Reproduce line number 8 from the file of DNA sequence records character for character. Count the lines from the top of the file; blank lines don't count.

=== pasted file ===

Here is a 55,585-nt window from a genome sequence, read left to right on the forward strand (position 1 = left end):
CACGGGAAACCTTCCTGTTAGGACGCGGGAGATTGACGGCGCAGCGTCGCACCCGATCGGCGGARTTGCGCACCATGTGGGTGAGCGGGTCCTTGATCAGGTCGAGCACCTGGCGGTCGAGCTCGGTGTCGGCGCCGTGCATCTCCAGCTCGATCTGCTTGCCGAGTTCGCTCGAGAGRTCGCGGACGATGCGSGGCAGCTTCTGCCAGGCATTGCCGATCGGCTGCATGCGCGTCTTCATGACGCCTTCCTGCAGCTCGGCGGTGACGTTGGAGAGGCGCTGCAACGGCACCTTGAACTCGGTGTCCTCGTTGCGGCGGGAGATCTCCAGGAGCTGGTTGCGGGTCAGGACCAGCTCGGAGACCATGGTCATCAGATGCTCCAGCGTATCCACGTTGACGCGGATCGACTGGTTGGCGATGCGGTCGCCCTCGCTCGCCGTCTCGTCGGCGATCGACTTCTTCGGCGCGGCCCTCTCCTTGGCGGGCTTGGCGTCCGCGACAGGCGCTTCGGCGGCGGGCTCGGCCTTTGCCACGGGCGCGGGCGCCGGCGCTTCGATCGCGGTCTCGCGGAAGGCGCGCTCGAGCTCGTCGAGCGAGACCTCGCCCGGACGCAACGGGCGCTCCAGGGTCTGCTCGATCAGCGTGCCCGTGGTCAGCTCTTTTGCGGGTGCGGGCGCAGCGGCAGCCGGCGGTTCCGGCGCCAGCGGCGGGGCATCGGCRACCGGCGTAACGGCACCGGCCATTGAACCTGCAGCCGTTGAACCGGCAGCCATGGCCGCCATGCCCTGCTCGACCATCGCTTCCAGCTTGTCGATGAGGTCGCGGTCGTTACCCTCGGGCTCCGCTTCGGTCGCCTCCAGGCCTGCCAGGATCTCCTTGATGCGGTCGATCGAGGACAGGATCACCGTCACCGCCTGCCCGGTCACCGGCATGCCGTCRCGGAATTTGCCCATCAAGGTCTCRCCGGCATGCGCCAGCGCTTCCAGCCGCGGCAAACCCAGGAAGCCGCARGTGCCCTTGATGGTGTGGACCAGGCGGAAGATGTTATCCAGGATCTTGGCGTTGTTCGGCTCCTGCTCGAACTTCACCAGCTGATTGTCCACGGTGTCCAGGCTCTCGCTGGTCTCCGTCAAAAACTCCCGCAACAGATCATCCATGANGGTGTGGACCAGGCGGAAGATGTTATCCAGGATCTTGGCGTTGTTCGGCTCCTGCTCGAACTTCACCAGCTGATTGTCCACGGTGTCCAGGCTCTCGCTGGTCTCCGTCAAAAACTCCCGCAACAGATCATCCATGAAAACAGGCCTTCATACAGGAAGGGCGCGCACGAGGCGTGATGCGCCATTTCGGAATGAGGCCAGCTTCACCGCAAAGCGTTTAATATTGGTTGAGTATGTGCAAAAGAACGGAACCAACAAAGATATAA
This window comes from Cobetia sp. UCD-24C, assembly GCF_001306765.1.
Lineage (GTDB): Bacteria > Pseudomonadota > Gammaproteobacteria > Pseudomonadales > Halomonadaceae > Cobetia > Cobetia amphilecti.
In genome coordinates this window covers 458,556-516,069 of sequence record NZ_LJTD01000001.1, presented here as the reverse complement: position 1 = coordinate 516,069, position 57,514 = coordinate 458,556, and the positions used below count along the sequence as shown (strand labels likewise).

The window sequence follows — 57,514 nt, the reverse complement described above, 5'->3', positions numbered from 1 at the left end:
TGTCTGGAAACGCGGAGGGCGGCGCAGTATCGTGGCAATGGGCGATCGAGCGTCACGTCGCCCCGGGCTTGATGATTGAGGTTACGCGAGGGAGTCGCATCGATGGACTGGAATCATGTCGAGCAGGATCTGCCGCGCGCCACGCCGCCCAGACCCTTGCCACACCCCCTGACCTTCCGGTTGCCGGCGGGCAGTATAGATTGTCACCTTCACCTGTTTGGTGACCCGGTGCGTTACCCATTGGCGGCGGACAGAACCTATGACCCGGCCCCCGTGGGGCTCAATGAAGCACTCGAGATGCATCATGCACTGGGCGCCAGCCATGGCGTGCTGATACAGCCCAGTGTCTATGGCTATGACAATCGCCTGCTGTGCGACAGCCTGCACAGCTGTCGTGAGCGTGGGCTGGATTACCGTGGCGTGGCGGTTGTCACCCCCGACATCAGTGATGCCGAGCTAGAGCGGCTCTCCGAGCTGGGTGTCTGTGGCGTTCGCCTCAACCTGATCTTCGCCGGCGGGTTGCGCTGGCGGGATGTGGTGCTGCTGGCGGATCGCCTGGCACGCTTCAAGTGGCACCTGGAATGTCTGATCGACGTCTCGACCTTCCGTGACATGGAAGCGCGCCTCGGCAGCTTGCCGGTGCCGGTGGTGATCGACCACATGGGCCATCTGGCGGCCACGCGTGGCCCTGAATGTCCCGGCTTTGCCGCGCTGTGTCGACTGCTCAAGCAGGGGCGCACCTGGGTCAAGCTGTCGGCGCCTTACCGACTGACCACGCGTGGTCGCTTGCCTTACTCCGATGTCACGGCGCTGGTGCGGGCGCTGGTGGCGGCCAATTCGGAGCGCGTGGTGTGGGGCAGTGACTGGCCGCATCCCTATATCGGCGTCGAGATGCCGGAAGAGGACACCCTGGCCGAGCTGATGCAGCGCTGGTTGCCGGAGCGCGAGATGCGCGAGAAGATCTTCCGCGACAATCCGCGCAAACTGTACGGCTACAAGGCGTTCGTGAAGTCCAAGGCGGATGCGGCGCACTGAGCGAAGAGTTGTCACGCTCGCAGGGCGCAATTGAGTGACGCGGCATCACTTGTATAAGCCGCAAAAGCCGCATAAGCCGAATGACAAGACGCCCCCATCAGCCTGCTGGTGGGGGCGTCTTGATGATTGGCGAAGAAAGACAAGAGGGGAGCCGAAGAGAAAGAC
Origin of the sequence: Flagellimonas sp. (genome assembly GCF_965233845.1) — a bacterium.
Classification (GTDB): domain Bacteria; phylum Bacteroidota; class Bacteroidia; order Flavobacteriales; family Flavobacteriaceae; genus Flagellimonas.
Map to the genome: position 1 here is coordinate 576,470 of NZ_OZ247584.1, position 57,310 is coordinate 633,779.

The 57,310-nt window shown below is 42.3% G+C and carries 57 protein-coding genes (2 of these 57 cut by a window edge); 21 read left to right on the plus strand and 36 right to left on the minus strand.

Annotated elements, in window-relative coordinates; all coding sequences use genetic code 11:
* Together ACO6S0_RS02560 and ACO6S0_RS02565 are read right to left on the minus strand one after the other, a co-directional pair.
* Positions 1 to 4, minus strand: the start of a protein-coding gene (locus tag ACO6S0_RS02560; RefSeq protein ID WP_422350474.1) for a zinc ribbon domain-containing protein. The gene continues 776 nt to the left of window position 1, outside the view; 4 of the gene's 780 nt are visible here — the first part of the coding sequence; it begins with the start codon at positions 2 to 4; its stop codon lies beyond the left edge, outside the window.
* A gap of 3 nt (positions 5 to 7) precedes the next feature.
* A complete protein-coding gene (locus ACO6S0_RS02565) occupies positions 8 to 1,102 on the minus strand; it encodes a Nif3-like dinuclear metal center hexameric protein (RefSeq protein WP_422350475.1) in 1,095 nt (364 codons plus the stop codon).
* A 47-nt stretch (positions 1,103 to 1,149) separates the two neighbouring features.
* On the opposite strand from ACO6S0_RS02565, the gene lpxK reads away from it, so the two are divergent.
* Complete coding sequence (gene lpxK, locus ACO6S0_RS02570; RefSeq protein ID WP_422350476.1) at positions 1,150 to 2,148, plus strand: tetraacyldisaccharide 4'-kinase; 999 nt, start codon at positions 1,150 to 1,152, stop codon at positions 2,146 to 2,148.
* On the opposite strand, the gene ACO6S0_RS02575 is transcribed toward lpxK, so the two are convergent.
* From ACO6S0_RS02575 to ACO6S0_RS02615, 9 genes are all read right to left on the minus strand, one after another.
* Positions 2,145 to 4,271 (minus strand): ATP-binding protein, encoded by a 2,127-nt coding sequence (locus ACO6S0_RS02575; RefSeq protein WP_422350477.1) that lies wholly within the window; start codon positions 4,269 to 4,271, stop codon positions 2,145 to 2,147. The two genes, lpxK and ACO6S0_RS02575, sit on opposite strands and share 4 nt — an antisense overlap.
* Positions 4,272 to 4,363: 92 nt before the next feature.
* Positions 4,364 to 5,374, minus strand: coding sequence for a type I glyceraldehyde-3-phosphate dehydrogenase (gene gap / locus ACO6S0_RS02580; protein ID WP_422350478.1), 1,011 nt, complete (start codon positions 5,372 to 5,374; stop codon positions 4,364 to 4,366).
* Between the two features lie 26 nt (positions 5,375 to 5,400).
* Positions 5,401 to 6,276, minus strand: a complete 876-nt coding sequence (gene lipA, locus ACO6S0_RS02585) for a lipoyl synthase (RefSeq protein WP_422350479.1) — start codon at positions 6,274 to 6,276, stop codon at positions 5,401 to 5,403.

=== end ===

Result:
Origin of the sequence: Flagellimonas sp. (genome assembly GCF_965233845.1) — a bacterium.